Douglas Cairns grew up in the Highlands of Scotland watching Royal Air Force fast jets fly 250 feet above his house. When he was 8-years-old he told his parents, “I’m going to fly one of those jets some day.”
Douglas did fulfill his boyhood dream. He joined the air squadron while in university and the RAF from there. He went straight into officer’s training and received his wings on fast jets, doing so well he was able to become an instructor immediately. All was going well for Douglas. He was doing everything he’d ever dreamed of. But six months later he began to lose weight. And within a few months he’d lost 26 pounds, was exhausted, and drinking way more than usual. He went to the doctor who performed a quick blood glucose check. “You’re a type 1 diabetic,” the doctor said. “And you were a pilot.”
That was 22 years ago. Today Douglas Cairns is not only back in the cockpit, he’s attempting to break the solo speed record between Barrow, Alaska and the North Pole. His expedition, Diabetes Polar Flight, which raises funds for JDRF, will take place on April 17th. Douglas also plans to cross the Magnetic North Pole and hopes to land at a Russian Ice Camp which is approximately 60 miles from the Pole. We had the opportunity to talk to Douglas about his childhood, his type 1 diabetes diagnosis, and flying.
How did you feel at the time of your diagnosis?
Part of me was just relieved that I wasn’t being diagnosed with something more immediately life threatening than type 1 diabetes. Diabetes is a manageable condition. You’ve got to work hard at it, but it’s controllable. In the first two years, it was difficult going from an established flying career to a desk job. This was in 1989 and no country allowed even private flying for pilots with type 1 diabetes. So I changed careers, to finance. When I look back at that period I realize that although I wasn’t diagnosed with depression, I was probably suffering from it.
It really took me a change of job in the finance world (embarking on a fund management career) to get me feeling happy again. My passion for flying remained and I still flew with instructors, but I wasn’t licensed to fly solo.
In 1999 I learned the U.S. had introduced a system for flying with T1. I was really encouraged. The following year I got my medical and my license in the U.S. It was fantastic to get back to flying.
How do you manage your diabetes?
I use multiple daily injections of Lantus and Humalog. I test my blood sugar 8-12 times a day. For the last three years I’ve used a continuous glucose monitor (CGM), a Dexcom 7 Plus. The CGM is a very powerful and terrific tool. I also believe in exercise. I ski and I’m a qualified ski instructor. I used to do a lot of work with the disabled. When I was in Alaska a few weeks ago, I skied. I also aim to exercise 3 times a week. It helps me maintain good blood sugar control.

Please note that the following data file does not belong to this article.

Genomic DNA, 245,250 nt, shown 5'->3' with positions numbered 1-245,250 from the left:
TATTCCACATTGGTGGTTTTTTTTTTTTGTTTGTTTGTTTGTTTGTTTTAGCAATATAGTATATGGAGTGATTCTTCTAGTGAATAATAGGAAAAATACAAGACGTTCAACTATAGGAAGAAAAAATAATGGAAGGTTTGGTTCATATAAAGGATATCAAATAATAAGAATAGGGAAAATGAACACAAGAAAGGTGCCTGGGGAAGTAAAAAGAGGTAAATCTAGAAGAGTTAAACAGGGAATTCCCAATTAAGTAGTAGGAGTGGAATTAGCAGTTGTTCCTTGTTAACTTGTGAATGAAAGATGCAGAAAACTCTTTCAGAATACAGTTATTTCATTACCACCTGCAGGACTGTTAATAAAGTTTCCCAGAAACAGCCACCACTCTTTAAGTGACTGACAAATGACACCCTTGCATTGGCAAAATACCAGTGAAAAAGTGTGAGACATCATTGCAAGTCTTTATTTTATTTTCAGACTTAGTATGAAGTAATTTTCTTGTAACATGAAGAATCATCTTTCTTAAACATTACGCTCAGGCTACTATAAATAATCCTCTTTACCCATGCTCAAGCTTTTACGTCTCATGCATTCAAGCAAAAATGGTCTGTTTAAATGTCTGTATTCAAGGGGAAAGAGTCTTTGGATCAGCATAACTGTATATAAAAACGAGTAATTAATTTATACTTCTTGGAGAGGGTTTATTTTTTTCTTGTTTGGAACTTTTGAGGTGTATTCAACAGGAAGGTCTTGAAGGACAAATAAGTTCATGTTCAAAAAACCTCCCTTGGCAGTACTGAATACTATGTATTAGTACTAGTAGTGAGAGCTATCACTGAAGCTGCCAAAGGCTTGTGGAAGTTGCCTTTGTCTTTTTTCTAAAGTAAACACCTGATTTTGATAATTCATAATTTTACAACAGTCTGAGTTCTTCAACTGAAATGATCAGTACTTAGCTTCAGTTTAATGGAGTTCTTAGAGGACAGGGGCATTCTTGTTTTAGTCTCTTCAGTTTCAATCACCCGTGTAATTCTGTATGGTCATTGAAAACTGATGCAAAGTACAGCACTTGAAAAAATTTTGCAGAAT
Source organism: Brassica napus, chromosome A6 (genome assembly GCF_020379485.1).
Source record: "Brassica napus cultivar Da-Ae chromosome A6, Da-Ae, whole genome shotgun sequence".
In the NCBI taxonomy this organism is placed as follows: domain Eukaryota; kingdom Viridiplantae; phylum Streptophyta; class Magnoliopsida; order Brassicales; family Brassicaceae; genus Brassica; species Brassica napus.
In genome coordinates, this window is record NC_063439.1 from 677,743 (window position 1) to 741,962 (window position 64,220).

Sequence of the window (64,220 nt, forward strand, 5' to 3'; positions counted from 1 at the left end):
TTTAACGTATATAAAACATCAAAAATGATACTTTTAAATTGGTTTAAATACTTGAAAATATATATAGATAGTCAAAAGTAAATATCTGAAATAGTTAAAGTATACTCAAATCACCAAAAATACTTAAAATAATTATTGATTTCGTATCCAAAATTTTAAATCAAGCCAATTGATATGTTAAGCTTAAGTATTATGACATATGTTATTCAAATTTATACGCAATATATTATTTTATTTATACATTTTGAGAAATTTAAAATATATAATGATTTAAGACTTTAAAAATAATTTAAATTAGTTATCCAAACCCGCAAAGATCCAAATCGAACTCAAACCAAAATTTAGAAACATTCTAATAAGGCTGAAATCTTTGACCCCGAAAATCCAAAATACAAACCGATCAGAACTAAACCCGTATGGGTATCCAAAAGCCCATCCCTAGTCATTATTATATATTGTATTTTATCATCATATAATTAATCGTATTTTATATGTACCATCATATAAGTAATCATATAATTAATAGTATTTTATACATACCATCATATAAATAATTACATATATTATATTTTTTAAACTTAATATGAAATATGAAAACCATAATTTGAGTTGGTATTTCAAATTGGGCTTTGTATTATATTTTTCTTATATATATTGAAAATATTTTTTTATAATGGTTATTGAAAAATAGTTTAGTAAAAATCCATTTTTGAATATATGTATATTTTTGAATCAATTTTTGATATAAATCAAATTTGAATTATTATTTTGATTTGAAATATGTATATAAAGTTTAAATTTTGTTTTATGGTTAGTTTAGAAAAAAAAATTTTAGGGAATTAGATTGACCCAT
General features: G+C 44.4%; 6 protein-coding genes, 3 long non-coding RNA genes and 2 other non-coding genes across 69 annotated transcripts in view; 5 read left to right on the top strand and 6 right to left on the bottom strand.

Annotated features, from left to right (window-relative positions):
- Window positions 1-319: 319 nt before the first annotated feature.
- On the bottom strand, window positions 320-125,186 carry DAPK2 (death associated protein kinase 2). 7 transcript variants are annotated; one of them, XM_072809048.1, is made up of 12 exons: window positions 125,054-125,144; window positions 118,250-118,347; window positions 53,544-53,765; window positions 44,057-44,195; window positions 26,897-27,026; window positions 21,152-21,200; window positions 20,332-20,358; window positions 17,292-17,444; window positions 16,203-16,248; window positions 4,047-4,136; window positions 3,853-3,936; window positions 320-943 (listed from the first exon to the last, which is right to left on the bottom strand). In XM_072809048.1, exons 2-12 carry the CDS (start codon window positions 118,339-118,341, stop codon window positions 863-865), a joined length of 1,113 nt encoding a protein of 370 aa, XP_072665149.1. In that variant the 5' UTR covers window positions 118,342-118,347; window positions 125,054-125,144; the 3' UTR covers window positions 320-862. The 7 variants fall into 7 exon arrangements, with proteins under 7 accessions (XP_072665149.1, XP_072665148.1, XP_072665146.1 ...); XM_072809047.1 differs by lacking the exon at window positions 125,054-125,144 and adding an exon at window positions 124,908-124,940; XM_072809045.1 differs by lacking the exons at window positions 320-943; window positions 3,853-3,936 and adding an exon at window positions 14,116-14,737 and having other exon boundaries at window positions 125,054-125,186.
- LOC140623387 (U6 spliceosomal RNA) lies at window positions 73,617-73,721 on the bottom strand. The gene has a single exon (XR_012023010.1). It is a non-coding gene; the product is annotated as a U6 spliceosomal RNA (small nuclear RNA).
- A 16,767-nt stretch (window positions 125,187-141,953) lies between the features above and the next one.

What are the regulations for flying with diabetes?
You’ve got to pass a medical exam, prove you’re well controlled and well educated, show your HbA1c report history, your doctor’s review, blood testing log, and proof you don’t have diabetes complications. When flying you must test blood sugar 30 minutes before take off, each hour of the flight, and 30 minutes before landing. Your blood sugar range must be between 100-300 mg/dl. If you aren’t in that range, you can’t take off. If you’re flying and above 300 you need to land as soon as practical and bring sugar within range before flying again. That’s never happened to me. If you’re under 100 you have to ingest 20 grams of quick acting carbohydrate. I find this method very safe and effective. The CGM helps a lot also. I have it velcroed to my instrument panel. I can just push a button and get a reading whenever I want to.
Do you test in addition to the CGM?
Yes. I test according to the regulatory requirements.
You don’t sound at all concerned about flying with diabetes.
I’m not. I think the system is safe and effective. There are over 500 pilots in the USA using this system. A pilot has a lot of cockpit checks to go through and the blood testing just becomes part of the routine checks and a routine part of flying.
Can you tell us about your upcoming North Pole expedition?
It’s exciting. Our 50 states flight last year was one of the most memorable aviation events of 2010. I’ve been looking into the North Pole flight since 2006, but my sponsorship fell through. This year I’m using personal funds and sponsorship to cover the cost of the flight and any donations go directly to JDRF.
This year the goal is to set the speed record from Barrow, Alaska to the geographic North Pole. I also hope to cross the magnetic North Pole.
How long does this flight take?
It will take 7.5 to 8 hours to reach the North Pole.
What do you take with you?
(Laughing). An extra 257 gallons of fuel. I’ll also be taking a shot gun in case of polar bears. I’ll be taking a survival kit. I’ve got food, two satellite phones, a locator beacon, special clothes that are good to -40 degrees c, boots, trousers, jackets, and gloves. So if I have to be out in the ice, I’ll be well-protected. I’ve got a sleeping bag that’s good to -60 degrees c.
I’ve got a heater in the plane so the cockpit will be at normal temperatures. If the heater fails I’ll have the warm clothes and what I would do is have my ACCU-CHEK (they’re one of my sponsors) meter in my pocket next to my skin. The same for the CGM and insulin.
How do you feel about diabetic pilots flying commercially?
I’m one of the founders of Pilots With Diabetes and one of our goals is to see this happen, with certain qualifications like multi-crew operations. Canada has a system that allows this with required blood checks every 30 minutes. We’re trying to get something similar in the U.S.
What’s your message to people with diabetes, and to everyone?
Diabetes doesn’t have to limit the scope of your dreams and ambitions.
All photos and images courtesy of Diabetes Polar Flight.